EDITORIAL: Look beyond the rhetoric, initiate change

Editorial Board

We’d like to take this opportunity to clear up a few important things. First and foremost, the opinion section, and the Daily as a whole, do not condone racism in any way.

When we published Trevor Boeckmann’s column Wednesday we may not have made that abundantly clear. We’ll take some of the blame, certainly. Our goal is to make readers think, not squirm, and we apologize for all the squirming we’ve caused.

However, in the interest of generating the debate that Boeckmann hoped for, we’d like to clarify our rationale. It was not published for its “shock value,” nor was it “carelessly reprinted” — the disclaimer on the Northern Iowan’s website was added later.

It was published because it raised valid points and turned the tables on us. It challenged us to approach something with an open mind and objectivity. It used “archaic” arguments against something deemed perfectly normal, to expose the blind hate and fear still facing minorities.

At its core, it wasn’t as much about marriage as it was about hate. It compared the changes we’ve made to those that we still face.

To those of you personally insulted or offended by the column: Maybe that’s how it feels to be gay — only, all of the time.

As evidenced by the impassioned letters we’ve received, interracial couples have come a long way since the civil rights movement. Not only have they gained acceptance, but they’re largely supported by our society. This wasn’t the case 50 years ago, and that same level of acceptance is what the LGBT community aims, strives, pleads and longs for.

Take that rage, anger and hurt felt after reading Boeckmann’s column and direct it toward those that continue to propagate and intensify the hateful rhetoric used against interracial couples decades ago.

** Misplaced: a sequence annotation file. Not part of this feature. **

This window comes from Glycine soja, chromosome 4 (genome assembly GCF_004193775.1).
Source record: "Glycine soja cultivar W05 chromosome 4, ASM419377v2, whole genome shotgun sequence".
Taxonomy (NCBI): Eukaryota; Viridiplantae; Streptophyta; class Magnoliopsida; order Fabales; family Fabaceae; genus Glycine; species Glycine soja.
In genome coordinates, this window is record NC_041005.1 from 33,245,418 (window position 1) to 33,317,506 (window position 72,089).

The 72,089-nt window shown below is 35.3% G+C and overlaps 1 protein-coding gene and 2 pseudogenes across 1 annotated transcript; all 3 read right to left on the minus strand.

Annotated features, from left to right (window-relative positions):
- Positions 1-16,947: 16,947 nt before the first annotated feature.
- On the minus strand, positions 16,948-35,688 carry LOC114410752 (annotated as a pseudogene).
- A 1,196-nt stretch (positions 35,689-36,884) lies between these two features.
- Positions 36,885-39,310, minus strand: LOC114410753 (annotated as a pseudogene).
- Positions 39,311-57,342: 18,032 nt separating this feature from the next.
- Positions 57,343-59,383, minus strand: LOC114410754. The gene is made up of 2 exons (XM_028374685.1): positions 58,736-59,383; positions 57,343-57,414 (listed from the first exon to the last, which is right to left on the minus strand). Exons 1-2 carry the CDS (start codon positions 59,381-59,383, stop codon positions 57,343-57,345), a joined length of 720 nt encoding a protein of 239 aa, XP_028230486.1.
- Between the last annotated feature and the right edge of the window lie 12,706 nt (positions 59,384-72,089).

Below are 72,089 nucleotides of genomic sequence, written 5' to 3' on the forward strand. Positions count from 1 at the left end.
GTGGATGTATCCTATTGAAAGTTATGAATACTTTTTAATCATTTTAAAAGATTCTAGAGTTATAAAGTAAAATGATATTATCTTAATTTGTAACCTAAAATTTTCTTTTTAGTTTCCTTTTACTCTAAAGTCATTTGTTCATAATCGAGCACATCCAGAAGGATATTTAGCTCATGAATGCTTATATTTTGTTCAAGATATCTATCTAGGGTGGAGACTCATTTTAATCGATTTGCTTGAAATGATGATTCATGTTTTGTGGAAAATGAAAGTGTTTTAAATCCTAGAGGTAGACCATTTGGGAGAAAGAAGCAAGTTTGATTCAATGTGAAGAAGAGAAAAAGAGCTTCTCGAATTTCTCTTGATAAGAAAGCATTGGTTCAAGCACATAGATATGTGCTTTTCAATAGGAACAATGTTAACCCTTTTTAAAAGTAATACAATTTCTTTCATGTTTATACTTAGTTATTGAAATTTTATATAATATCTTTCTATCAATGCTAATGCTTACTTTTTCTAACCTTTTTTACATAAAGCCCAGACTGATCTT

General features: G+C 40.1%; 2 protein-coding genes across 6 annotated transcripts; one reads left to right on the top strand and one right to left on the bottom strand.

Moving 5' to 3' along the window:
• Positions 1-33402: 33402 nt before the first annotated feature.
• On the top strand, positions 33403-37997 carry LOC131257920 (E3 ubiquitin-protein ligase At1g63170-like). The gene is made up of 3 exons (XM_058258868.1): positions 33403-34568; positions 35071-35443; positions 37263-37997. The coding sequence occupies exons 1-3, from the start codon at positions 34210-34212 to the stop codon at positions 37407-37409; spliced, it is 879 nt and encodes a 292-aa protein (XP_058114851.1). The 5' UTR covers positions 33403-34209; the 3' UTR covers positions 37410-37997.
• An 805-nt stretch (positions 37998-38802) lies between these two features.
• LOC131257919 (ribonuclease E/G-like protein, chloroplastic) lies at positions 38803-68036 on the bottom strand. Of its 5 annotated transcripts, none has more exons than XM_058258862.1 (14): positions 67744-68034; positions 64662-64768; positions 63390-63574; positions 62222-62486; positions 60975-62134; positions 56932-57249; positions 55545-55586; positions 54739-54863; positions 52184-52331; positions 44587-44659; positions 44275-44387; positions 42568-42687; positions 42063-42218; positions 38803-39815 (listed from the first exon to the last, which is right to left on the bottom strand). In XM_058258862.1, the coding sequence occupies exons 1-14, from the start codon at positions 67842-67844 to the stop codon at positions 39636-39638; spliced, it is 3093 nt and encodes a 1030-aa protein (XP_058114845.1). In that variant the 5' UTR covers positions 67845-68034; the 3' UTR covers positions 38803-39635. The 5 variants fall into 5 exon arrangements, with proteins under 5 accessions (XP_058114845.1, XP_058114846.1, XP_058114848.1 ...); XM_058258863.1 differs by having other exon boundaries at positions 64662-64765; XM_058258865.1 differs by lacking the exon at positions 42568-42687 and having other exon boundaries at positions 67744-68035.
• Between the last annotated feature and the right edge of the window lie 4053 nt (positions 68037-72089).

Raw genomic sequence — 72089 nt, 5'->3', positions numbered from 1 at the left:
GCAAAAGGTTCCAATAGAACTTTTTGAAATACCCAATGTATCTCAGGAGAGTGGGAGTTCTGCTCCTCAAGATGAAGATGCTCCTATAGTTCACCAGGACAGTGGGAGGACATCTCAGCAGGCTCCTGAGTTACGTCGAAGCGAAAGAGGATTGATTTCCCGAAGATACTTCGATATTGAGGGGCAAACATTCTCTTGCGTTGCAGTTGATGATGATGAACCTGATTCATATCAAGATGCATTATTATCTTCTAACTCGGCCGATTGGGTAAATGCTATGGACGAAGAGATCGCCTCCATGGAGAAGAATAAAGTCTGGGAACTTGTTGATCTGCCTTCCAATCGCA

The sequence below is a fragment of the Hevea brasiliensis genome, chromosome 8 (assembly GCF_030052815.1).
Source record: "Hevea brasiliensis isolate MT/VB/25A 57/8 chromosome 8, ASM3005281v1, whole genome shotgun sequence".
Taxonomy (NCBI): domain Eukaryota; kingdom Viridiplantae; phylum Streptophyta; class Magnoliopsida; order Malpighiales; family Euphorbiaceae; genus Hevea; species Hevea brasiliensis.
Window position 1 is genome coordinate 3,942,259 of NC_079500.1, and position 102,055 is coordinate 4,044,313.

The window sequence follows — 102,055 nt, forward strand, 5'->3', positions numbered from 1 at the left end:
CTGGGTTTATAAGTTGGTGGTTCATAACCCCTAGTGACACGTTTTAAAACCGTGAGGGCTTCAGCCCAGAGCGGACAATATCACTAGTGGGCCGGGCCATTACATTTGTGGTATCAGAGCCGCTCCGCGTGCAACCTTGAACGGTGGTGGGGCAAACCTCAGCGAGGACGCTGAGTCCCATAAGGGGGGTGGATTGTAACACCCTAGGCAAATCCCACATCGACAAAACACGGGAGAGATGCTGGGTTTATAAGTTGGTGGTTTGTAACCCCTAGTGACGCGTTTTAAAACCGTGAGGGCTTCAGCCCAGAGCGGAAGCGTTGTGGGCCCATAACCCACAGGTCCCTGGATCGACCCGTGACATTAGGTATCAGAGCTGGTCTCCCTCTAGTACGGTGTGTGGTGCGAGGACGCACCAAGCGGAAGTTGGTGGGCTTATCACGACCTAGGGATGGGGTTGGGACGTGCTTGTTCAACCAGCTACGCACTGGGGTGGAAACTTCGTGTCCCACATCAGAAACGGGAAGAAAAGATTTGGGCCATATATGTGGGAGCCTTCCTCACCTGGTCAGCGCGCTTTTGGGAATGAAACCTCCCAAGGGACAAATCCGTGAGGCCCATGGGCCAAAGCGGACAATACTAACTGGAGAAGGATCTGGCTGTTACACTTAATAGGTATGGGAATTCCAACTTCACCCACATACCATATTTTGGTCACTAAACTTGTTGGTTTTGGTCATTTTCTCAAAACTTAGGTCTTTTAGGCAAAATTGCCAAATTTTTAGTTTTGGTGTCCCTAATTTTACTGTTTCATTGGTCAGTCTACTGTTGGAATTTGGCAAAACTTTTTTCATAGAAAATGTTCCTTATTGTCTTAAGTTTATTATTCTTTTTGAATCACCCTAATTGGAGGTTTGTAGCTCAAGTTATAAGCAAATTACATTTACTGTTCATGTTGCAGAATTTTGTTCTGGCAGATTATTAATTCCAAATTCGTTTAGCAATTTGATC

Boeckmann’s article shows that hate is outdated, but only certain kinds of hate. When we recognize it, we stand up against it, yet few people responded to the column by saying, “Wow, maybe same-sex marriage isn’t all that different from interracial marriage after all,” or the equally valid converse, “Boeckmann is full of it, it isn’t the same at all.”

Despite the buzz, that relevant and important debate was conspicuously absent.

Briefly set aside your beliefs on marriage rights and note that the stigmas, stereotypes and slanderous comments about the homosexual community are parallel — if not identical — to those used to attack other minorities, including interracial couples, years ago.

As time passed, our society discovered that such assumptions were false and moved past them. As a generation, will we do the same? Should we? Is it the same?

Seriously, look at the progress we’ve made. Our nation has come a long way from the woman-hating, slave-trading days. We elected a black president, and we saw a woman on the presidential ticket and likely will again soon.

Could a homosexual be elected president? Could a transgender individual be elected?

If the answer is “no” instead of, “I don’t see why not,” then we still have change to instigate. At it’s core, this isn’t about marriage, it’s about equality. Boeckmann’s column wasn’t about interracial couples, it was about the evolution of hate.

Until we direct our anger toward the instigators of injustice, “liberty and justice for all” will remain a privilege for “certain” kinds of all.